Now, to be fair, my Dolly Parton CD is Dolly singing rock music and she does a fabulous job, dueting with some of my female rock icons like Stevie Nicks, Ann Wilson, Blondie, Pat Benatar and Joan Jett (as well as Paul McCartney and Elton John!) I have learned more about Dolly Parton and am impressed with her philanthropy and positive contributions to the world. Her family was dirt poor, and she likely wouldn’t have had the opportunity for education that my friends and I had. She was exactly the type of woman that feminism was designed to help, but we judged her for not being like us.
And I have changed, too. I have learned not to judge people by their appearances and to be more open-minded about other types of music (except Billy Talent and Scrillex, which I had to ban from my car when my kids were teenagers. Trust me, there were days when a twang and a banjo would have been welcome!)
So many things have changed since the mid-1980s. When I went to law school, my class was about 30% female and I now hear of law schools where more than half the class are women! My law school class was not only predominantly male, but it was also almost entirely white, with just a handful of students of colour. And while of course I have LGBTQ2S+ classmates, no one was out in those days. Law has progressed from being a profession for young white men from “nice” families to a profession that more accurately reflects the diversity of our society. All is good.
A lot has changed, but we have one troubling source of stress for lawyers and families which has been untouched: high billable hour targets. The National Study on the Psychological Health Determinants for Canadian Legal Professionals, released in late 2022, identified that pressure to meet billable hour targets was a significant source of challenges in our profession, finding that the billable hour target model linked with increasing levels of distress and depression.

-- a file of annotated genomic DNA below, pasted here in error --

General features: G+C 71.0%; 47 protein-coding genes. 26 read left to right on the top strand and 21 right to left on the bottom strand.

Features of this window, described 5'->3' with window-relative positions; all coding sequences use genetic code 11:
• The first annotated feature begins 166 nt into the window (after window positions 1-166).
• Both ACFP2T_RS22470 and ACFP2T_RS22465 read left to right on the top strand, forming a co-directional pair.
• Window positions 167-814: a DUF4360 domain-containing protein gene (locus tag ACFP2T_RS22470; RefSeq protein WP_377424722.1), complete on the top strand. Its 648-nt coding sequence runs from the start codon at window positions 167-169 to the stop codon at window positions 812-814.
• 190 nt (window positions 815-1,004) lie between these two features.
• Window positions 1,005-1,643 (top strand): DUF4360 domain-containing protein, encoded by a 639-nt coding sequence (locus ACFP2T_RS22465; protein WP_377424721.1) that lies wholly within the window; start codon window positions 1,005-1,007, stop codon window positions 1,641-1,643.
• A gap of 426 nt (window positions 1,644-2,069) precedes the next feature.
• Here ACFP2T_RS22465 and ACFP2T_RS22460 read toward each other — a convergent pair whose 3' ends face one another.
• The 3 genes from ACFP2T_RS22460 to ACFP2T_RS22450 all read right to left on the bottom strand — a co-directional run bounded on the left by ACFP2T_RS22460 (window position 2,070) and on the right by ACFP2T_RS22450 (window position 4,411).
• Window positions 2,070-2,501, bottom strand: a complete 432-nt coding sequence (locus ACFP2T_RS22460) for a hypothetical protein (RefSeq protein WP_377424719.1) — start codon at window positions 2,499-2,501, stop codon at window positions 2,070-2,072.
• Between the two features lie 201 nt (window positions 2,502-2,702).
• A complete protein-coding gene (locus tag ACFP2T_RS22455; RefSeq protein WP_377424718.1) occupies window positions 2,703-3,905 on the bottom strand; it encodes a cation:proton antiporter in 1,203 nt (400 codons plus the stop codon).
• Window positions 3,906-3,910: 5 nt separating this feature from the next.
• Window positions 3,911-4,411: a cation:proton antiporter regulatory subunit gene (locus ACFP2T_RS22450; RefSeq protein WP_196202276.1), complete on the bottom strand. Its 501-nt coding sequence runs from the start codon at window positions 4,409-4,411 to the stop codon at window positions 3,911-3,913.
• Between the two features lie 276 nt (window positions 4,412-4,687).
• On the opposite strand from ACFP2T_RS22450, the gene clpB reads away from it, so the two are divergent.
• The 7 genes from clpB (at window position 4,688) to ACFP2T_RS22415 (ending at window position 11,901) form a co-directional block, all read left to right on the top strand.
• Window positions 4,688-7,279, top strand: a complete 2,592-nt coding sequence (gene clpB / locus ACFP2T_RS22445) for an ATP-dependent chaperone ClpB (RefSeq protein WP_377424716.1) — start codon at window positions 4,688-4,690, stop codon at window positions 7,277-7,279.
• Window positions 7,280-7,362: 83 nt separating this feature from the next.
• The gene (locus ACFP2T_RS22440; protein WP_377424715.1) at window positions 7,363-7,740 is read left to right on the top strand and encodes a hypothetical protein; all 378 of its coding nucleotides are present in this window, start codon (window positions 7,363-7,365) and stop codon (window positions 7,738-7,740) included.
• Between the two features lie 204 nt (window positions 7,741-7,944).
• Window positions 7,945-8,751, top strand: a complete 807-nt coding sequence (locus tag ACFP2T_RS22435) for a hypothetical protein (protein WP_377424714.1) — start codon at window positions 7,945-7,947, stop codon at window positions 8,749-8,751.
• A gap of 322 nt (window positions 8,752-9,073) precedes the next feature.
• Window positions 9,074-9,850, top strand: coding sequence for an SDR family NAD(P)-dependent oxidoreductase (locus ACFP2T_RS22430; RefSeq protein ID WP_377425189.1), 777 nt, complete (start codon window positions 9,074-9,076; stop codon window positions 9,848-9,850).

The Study noted as well that as billable hour targets increase, so does incivility, while commitment to practising law decreases.
Most of us in private practice would give their eyeteeth to have a target of 1200 hours—but in my experience, file qualities may play a role in making the pressure to reach a lower target more stressful than a higher one. If you have files that cannot support the time that you need to put in to do a credible job, then the existence of your billable hour target will be stressful, while someone with a higher target but with files that support proper preparation and delivery could have less stress.
I don’t know when 1800 hours became a popular target, but by the time I was applying for articling positions in early 1985, the larger firms all had targets of 1800 hours per year. My approach for finding an articling position involved sourcing options outside of these targets which my gut told me would be harmful to me. But I willingly opted in to an 1800 billable hour target soon after my bar call.
I don’t know whether setting a billable hour target equivalent to the number of hours “regular” jobs entail (1800 hours equates to 37.5 hours per week, 48 weeks per year) is rooted in aspirational thinking, hubris or insecure overachievement, but the 1800 billable hours target goes back to a period in time where many to most (male) lawyers had an assistant at work and a “helpmeet” at home who took care of all family and household responsibilities. So, while futurists in the 1970s envisioned a four-day work week as computers—and perhaps robots(!)-- would become more accessible, lawyers bucked this trend and locked into long workweeks.
From what I have observed, the focus on high billable hour targets did not change as more lawyer households became two working parent households: some families had two parents each trying to bill 1800 hours while trying to handle children, medical appointments, parent-teacher interviews, meal preparation, laundry, ferrying kids to engagements and pets to vet appointments, elder care, and hosting dinner parties for colleagues and clients.